Also, more and more tweets and retweets surfaced about people asking for information about missing people, and at that moment Twitter could do what nothing else could do, create a direct line of communication and information. Some of these searches had happy endings, some didn’t, but this mutual aid was heartwarming.

Now, a few days later, seen from 10,000 kms away, things are so strange, but I’m afraid, I’m very afraid for my country.
I’m not afraid of other attacks, I know that unfortunately they will happen, it’s not about if, it’s about when, and it’s something French people (and probably more than just French people) will have to learn to live with for a while.
What I’m afraid of are the consequences of all of that.
The attacks were still underway when the President already talked about war. Two days later, the Republicans (the French Right just renamed itself recently, now they share the same name as their American counterparts… the same loonies and assholes too) are out for blood, and the Muslim population of France will be even more ostracized (nevermind this is what pushes some many disenfranchised youth to join the ranks of Daesh in the first place) and personal freedoms will be torn apart even more than before.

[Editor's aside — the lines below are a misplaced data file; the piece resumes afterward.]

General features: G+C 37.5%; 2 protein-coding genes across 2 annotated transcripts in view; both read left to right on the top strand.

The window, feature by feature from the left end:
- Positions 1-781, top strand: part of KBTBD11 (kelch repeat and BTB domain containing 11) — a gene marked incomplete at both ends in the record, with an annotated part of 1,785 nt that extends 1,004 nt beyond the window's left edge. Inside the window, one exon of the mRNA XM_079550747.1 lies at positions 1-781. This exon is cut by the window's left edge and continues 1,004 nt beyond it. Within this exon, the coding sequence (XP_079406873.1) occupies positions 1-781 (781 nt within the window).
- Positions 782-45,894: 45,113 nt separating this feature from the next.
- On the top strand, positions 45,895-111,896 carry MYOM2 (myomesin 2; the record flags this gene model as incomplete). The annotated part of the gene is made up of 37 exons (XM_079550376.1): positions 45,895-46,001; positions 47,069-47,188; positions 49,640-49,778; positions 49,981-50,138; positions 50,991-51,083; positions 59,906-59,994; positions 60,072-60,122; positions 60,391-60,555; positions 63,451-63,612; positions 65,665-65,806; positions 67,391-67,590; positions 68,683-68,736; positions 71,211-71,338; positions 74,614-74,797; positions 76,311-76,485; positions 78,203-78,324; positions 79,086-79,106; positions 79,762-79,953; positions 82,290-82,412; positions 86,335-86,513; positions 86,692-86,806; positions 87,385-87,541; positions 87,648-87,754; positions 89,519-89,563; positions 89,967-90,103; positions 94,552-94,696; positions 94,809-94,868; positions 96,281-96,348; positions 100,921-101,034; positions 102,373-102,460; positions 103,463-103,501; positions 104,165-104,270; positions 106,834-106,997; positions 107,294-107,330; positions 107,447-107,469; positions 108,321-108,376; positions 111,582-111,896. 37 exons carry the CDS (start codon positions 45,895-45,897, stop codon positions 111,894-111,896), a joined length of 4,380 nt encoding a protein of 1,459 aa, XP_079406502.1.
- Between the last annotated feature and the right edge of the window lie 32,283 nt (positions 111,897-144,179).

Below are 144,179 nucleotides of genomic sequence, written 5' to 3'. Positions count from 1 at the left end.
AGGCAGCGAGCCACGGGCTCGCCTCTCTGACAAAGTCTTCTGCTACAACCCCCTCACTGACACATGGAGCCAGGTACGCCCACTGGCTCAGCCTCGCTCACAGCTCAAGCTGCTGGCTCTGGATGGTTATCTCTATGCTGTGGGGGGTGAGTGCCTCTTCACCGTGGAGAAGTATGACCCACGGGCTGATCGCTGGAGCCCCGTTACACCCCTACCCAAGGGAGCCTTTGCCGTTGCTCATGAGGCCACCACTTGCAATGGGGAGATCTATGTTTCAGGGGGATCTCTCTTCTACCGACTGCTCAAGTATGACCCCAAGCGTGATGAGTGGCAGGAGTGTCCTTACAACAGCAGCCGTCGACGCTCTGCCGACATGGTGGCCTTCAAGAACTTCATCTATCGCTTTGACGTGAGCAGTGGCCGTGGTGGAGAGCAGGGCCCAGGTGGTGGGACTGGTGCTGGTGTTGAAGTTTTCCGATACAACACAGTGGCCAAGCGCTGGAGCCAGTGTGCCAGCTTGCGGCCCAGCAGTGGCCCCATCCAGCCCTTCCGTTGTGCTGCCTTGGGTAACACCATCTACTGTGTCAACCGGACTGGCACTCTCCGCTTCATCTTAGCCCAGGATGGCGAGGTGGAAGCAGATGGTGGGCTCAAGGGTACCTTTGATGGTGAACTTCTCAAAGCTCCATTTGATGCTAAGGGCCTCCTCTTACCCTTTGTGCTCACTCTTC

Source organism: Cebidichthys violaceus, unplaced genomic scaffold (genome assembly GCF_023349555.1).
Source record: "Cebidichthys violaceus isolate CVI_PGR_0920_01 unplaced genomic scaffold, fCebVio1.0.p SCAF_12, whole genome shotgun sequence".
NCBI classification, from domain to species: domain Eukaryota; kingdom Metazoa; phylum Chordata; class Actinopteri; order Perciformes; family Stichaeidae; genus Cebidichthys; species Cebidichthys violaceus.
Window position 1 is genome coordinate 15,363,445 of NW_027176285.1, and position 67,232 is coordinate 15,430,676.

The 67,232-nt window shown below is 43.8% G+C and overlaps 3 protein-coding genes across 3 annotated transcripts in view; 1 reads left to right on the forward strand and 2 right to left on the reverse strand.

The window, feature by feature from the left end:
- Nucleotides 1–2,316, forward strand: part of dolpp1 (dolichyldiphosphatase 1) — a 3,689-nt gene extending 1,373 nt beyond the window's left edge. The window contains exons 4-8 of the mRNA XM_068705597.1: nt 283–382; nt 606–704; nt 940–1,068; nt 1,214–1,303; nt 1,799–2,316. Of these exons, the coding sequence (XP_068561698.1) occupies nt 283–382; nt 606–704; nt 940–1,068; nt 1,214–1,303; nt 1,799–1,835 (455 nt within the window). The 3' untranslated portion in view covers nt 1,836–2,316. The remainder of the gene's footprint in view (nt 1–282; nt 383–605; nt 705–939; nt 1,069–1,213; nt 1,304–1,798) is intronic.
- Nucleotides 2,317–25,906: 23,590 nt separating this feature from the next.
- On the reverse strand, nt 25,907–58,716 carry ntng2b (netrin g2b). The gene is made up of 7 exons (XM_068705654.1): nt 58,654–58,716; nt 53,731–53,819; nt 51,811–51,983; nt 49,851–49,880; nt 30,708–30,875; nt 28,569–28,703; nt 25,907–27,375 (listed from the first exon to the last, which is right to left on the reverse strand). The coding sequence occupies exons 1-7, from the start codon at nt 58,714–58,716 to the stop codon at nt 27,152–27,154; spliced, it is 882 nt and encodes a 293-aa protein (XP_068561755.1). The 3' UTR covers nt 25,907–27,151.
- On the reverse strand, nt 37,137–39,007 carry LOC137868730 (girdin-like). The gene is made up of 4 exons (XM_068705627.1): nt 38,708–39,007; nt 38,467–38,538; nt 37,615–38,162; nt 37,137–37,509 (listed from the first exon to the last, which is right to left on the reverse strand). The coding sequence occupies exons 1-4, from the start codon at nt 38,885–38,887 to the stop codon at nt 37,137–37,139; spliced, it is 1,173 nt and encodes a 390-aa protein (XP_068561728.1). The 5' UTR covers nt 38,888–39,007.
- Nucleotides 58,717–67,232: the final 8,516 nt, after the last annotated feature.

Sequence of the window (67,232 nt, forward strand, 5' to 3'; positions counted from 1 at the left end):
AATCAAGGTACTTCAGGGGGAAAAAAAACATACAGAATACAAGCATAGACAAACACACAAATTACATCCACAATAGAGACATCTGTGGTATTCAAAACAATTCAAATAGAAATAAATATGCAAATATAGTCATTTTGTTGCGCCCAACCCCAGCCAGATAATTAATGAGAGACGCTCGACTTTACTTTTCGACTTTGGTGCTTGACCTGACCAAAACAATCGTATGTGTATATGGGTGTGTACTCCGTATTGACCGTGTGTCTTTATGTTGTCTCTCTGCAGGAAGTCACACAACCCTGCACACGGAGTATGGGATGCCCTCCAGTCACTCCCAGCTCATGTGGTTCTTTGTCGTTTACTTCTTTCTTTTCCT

So, yes, I’m afraid for the future of my country.
In 2001, the terrorists have won in the US and the country hasn’t been the same every since.
In 2015, I’m afraid the terrorists are winning in France, seeing the reactions of our leaders. François Hollande’s words lately sound so much like George Bush’s back then, it’s worrisome.

You can’t win a war on terrorism, you simply can’t. The more terrorists you kill, the more future terrorists you create.
The only way to defeat terrorism is to destroy its roots, not its fruits.

You don’t get rid of terrorism by killing terrorists, you get rid of terrorism by killing inequalities, oppression, racism.

Why is it that our leaders seem to unable to understand that?

Eiffel Tower Peace Sign

 

 

Leave a Reply

This site uses Akismet to reduce spam. Learn how your comment data is processed.

9 thoughts on “Paris, Last Friday Night”

%d bloggers like this: